UK Gaming Taxes Too High



As the UK government continues to move towards a new regulation regime for the gambling industry, leading figures from the US casino market are calling for lower tax rates.

American casino operators are demanding that the Treasury introduce a tax rate of no more than 20 per cent on gaming profits before they will invest large sums in the gaming industry, which is to be deregulated next year.


Las Vegas operators such as Harrah’s and MGM Mirage will not build the large resort casinos, envisaged as a key part of the Government’s deregulation plans, unless gaming duty is cut substantially.

Talks over a new gaming duty regime to suit US investors will be of central importance as the rules governing the UK gaming business are hammered out by the industry and MPs. Lloyd Nathan, the managing director of MGM Mirage Development, Europe, said: “The current tax rate would be prohibitive to the type of large scale development that the government is looking towards.”

The deregulation plans set out in a recent draft Bill envisage unlimited slot machines in large casinos and an end to the “permitted area” restrictions currently imposed on casino developers. Casinos will also be able to offer other types of gambling such as fixed odds betting and bingo.

pay 40 per cent tax at the moment, although smaller, provincial casinos pay lower tax rates depending on their profitability. The more profit a casino makes in the UK, the higher the tax rate it pays.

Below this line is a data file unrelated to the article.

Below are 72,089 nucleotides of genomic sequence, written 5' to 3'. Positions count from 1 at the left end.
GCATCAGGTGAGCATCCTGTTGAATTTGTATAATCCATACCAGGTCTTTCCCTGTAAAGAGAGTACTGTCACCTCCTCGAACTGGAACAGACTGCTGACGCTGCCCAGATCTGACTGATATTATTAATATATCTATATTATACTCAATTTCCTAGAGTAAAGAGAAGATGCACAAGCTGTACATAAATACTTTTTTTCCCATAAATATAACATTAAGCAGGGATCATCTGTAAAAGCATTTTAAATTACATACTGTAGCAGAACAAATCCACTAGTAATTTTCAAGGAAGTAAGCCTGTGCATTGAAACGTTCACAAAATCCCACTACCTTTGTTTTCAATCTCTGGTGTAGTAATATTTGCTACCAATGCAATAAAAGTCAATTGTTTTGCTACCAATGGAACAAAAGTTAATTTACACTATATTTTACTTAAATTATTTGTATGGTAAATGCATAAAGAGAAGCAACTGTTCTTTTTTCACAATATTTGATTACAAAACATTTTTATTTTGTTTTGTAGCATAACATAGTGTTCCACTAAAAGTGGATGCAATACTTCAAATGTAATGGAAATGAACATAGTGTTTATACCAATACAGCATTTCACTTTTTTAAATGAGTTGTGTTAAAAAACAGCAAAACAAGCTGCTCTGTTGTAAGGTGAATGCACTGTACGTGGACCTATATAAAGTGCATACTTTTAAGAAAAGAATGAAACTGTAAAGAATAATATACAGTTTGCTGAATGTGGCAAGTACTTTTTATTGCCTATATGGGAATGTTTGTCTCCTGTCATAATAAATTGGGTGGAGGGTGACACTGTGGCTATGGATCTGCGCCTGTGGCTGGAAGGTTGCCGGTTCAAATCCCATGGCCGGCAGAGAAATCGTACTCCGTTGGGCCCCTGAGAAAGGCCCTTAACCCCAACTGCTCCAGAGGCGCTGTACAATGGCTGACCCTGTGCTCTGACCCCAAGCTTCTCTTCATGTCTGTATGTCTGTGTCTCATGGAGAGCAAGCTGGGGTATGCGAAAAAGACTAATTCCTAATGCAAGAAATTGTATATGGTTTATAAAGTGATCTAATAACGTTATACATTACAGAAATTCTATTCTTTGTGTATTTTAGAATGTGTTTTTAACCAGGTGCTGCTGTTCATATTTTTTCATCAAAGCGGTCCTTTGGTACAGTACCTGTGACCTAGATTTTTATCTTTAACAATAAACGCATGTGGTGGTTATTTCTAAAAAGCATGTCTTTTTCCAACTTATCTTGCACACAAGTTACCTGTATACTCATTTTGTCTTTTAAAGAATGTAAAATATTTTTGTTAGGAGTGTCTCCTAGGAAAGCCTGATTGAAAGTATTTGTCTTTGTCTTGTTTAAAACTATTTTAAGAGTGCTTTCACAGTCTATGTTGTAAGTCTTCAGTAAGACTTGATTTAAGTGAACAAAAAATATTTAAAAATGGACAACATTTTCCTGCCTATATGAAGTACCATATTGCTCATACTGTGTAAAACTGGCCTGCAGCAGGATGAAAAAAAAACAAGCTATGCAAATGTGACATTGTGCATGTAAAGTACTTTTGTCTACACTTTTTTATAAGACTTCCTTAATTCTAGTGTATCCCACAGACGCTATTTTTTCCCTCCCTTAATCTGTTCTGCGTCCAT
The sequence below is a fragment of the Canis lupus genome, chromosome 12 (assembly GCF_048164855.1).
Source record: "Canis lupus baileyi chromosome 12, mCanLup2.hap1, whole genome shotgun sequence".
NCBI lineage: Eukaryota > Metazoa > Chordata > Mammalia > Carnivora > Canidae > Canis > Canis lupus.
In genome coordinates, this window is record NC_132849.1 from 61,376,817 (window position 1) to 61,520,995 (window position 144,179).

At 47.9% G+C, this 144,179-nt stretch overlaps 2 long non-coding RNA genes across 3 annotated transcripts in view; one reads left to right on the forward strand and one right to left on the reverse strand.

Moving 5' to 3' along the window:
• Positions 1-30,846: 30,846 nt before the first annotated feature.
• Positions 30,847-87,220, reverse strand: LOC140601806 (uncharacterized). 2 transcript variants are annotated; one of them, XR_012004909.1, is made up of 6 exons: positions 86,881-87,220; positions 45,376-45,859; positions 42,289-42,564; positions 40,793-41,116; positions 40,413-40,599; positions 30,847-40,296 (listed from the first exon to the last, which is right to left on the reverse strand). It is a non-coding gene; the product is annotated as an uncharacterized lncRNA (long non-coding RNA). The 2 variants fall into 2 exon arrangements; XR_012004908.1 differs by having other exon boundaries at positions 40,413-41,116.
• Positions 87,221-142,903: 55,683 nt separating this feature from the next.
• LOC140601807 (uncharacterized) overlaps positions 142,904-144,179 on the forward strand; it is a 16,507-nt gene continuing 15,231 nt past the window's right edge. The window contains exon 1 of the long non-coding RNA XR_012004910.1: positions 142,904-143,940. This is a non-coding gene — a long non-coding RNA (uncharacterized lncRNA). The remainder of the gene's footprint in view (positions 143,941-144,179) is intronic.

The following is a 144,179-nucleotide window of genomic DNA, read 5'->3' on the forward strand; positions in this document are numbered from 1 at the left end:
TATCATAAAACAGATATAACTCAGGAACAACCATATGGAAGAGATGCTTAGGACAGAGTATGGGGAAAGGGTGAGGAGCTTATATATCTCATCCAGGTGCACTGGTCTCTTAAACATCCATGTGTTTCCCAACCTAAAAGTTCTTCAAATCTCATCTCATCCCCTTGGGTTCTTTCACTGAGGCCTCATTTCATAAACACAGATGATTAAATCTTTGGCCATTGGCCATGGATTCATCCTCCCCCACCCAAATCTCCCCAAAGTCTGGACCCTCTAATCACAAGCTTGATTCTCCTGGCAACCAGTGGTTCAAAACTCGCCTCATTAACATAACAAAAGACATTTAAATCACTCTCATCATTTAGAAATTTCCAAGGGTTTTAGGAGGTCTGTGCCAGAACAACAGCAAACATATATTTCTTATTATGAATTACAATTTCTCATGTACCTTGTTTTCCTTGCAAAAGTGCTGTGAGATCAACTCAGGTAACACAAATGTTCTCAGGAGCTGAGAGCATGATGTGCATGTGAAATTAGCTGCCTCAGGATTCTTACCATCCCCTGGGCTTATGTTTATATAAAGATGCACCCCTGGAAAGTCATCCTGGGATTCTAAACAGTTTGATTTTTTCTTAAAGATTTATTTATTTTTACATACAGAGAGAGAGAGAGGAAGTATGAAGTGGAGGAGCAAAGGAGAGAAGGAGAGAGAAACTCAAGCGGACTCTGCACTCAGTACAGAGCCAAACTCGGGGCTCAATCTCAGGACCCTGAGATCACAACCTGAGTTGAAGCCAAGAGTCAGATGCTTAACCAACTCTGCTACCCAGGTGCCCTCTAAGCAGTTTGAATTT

UK National Lottery Launches Online

The UK National Lottery organizer Camelot has announced the launch of their new website, making it possible for lottery players to choose their tickets online.

Players can now pick and pay for their Lotto numbers for the Wednesday, Saturday and daily play draws by visiting the National Lottery website.

Camelot says the introduction of Lotto online will make the draws more accessible than ever before.

The initiative follows the launch earlier in the year of interactive scratchcards on the internet.

Players of Lotto online can pick their numbers for up to eight weeks in advance and tickets can be bought between 0600 and 2300 BST each day.

On draw days, numbers can be bought up to 1930 GMT, as with ordinary tickets.

Dianne Thompson, chief executive of bitcoin dice Camelot, said the operator was confident the launch of Lotto on the internet would make the National Lottery games more popular.

She said: “It is an integral part of our programme to reinvigorate and broaden the appeal of the National Lottery through new media channels.

“We are anticipating significant sign up from consumers who may not have played Lotto before but are attracted by the convenience of playing over the internet.”

With Lotto online, players need not even check their numbers – the system keeps tickets safe and prompts winners to claim their prizes when they log on to the site.

The new prompting technology could go some way towards solving the problem of unclaimed prizes.

In November, the owner of a £2.6m winning ticket, bought in Northumberland for the Lotto Extra draw of 10 May, missed their chance to claim their prize.

Winners have 180 days to claim prizes.

The largest ever unclaimed National Lottery win was more than £3m.

All unclaimed prizes go to National Lottery charities.